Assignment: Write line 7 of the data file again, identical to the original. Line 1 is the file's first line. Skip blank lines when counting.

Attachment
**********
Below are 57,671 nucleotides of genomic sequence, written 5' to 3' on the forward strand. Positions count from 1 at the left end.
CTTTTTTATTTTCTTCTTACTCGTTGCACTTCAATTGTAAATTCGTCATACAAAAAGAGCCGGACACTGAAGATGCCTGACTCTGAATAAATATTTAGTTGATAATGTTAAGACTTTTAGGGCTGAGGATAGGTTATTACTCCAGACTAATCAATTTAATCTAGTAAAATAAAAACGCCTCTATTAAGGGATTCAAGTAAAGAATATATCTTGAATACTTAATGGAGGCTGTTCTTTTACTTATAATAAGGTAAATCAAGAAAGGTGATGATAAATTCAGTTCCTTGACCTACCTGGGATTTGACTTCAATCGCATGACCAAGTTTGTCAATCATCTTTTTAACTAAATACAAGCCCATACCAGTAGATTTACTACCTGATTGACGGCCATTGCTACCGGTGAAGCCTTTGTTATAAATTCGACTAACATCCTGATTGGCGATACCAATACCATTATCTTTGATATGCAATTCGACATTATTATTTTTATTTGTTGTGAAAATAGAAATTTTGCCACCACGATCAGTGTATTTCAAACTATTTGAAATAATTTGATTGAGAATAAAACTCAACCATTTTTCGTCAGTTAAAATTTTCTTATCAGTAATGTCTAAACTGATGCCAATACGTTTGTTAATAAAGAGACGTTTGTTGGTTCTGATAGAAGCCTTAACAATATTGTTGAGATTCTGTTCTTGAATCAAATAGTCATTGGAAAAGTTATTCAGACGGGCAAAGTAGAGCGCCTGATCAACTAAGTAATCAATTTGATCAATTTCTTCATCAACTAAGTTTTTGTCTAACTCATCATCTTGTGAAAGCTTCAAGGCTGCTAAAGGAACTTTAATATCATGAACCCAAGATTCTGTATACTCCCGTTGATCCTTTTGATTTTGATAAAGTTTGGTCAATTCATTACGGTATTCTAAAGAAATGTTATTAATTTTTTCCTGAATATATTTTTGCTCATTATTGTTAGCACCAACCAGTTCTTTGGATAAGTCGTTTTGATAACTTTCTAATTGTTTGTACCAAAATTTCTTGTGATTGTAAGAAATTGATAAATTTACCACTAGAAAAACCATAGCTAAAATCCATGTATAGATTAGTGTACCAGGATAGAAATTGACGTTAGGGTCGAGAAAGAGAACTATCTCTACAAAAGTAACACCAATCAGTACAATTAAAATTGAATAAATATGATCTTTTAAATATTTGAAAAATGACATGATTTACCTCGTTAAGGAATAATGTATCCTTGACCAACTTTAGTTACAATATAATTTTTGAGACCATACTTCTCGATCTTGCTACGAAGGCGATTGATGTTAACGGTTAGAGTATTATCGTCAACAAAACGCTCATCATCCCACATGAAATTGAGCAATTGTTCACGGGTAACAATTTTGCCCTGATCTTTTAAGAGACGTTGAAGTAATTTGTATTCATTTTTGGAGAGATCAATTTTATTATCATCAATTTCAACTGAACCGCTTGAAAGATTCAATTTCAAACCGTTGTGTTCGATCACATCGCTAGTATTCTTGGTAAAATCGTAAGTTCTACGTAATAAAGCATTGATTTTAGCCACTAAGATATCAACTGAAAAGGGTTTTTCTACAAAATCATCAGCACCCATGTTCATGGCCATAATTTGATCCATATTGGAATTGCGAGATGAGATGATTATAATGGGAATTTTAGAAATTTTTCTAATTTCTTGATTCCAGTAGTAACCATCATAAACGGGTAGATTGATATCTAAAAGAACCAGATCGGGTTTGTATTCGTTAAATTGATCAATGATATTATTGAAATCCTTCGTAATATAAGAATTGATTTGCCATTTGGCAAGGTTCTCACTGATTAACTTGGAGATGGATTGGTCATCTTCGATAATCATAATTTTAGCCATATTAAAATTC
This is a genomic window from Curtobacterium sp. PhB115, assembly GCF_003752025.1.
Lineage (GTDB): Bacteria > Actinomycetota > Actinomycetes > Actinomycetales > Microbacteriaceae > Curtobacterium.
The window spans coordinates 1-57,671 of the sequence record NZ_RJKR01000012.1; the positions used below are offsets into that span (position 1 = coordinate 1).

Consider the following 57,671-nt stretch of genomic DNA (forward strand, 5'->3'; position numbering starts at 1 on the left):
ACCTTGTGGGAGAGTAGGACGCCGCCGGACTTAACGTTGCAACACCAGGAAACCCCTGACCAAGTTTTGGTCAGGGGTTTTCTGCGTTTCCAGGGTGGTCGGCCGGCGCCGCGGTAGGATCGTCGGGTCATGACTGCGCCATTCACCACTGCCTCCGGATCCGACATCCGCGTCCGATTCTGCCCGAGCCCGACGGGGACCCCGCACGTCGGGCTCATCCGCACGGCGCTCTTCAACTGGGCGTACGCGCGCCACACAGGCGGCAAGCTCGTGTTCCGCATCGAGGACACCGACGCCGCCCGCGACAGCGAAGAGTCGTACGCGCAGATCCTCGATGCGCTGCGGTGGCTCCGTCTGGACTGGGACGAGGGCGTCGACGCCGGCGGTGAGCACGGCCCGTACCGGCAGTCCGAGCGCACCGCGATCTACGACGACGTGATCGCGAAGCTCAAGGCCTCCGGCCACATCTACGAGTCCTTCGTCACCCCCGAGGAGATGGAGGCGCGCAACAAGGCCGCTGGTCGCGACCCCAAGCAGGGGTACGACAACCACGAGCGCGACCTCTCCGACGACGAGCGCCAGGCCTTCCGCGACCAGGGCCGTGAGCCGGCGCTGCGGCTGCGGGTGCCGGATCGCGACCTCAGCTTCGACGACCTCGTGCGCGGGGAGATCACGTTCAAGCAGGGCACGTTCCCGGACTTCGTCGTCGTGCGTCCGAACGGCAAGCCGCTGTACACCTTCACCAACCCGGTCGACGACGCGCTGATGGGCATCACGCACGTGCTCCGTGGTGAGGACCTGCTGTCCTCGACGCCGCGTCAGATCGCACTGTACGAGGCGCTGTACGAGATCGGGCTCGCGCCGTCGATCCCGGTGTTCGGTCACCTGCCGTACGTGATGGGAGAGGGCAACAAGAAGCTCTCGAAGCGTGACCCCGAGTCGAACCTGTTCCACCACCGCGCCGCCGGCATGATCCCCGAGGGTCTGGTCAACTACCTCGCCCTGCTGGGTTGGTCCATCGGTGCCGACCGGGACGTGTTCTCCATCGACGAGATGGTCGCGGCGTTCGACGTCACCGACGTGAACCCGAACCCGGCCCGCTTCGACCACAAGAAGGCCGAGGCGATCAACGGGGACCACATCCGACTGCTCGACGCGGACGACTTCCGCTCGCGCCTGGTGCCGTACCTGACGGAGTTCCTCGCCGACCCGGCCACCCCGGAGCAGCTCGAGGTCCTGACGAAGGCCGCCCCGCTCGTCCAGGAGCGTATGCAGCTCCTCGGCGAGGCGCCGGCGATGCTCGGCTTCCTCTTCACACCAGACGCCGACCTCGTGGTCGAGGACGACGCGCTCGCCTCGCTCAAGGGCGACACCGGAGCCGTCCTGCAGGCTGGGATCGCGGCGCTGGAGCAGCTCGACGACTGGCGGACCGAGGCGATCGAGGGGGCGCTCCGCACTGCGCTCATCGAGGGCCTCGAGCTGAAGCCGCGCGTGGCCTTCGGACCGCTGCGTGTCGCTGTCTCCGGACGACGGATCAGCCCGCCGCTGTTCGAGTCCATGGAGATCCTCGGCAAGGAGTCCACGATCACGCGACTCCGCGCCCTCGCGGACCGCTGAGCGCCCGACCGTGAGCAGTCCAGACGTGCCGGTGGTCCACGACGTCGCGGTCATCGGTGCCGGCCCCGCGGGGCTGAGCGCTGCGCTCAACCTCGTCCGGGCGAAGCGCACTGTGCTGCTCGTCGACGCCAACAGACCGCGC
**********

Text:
ACCTTGTGGGAGAGTAGGACGCCGCCGGACTTAACGTTGCAACACCAGGAAACCCCTGACCAAGTTTTGGTCAGGGGTTTTCTGCGTTTCCAGGGTGGTCGGCCGGCGCCGCGGTAGGATCGTCGGGTCATGACTGCGCCATTCACCACTGCCTCCGGATCCGACATCCGCGTCCGATTCTGCCCGAGCCCGACGGGGACCCCGCACGTCGGGCTCATCCGCACGGCGCTCTTCAACTGGGCGTACGCGCGCCACACAGGCGGCAAGCTCGTGTTCCGCATCGAGGACACCGACGCCGCCCGCGACAGCGAAGAGTCGTACGCGCAGATCCTCGATGCGCTGCGGTGGCTCCGTCTGGACTGGGACGAGGGCGTCGACGCCGGCGGTGAGCACGGCCCGTACCGGCAGTCCGAGCGCACCGCGATCTACGACGACGTGATCGCGAAGCTCAAGGCCTCCGGCCACATCTACGAGTCCTTCGTCACCCCCGAGGAGATGGAGGCGCGCAACAAGGCCGCTGGTCGCGACCCCAAGCAGGGGTACGACAACCACGAGCGCGACCTCTCCGACGACGAGCGCCAGGCCTTCCGCGACCAGGGCCGTGAGCCGGCGCTGCGGCTGCGGGTGCCGGATCGCGACCTCAGCTTCGACGACCTCGTGCGCGGGGAGATCACGTTCAAGCAGGGCACGTTCCCGGACTTCGTCGTCGTGCGTCCGAACGGCAAGCCGCTGTACACCTTCACCAACCCGGTCGACGACGCGCTGATGGGCATCACGCACGTGCTCCGTGGTGAGGACCTGCTGTCCTCGACGCCGCGTCAGATCGCACTGTACGAGGCGCTGTACGAGATCGGGCTCGCGCCGTCGATCCCGGTGTTCGGTCACCTGCCGTACGTGATGGGAGAGGGCAACAAGAAGCTCTCGAAGCGTGACCCCGAGTCGAACCTGTTCCACCACCGCGCCGCCGGCATGATCCCCGAGGGTCTGGTCAACTACCTCGCCCTGCTGGGTTGGTCCATCGGTGCCGACCGGGACGTGTTCTCCATCGACGAGATGGTCGCGGCGTTCGACGTCACCGACGTGAACCCGAACCCGGCCCGCTTCGACCACAAGAAGGCCGAGGCGATCAACGGGGACCACATCCGACTGCTCGACGCGGACGACTTCCGCTCGCGCCTGGTGCCGTACCTGACGGAGTTCCTCGCCGACCCGGCCACCCCGGAGCAGCTCGAGGTCCTGACGAAGGCCGCCCCGCTCGTCCAGGAGCGTATGCAGCTCCTCGGCGAGGCGCCGGCGATGCTCGGCTTCCTCTTCACACCAGACGCCGACCTCGTGGTCGAGGACGACGCGCTCGCCTCGCTCAAGGGCGACACCGGAGCCGTCCTGCAGGCTGGGATCGCGGCGCTGGAGCAGCTCGACGACTGGCGGACCGAGGCGATCGAGGGGGCGCTCCGCACTGCGCTCATCGAGGGCCTCGAGCTGAAGCCGCGCGTGGCCTTCGGACCGCTGCGTGTCGCTGTCTCCGGACGACGGATCAGCCCGCCGCTGTTCGAGTCCATGGAGATCCTCGGCAAGGAGTCCACGATCACGCGACTCCGCGCCCTCGCGGACCGCTGAGCGCCCGACCGTGAGCAGTCCAGACGTGCCGGTGGTCCACGACGTCGCGGTCATCGGTGCCGGCCCCGCGGGGCTGAGCGCTGCGCTCAACCTCGTCCGGGCGAAGCGCACTGTGCTGCTCGTCGACGCCAACAGACCGCGC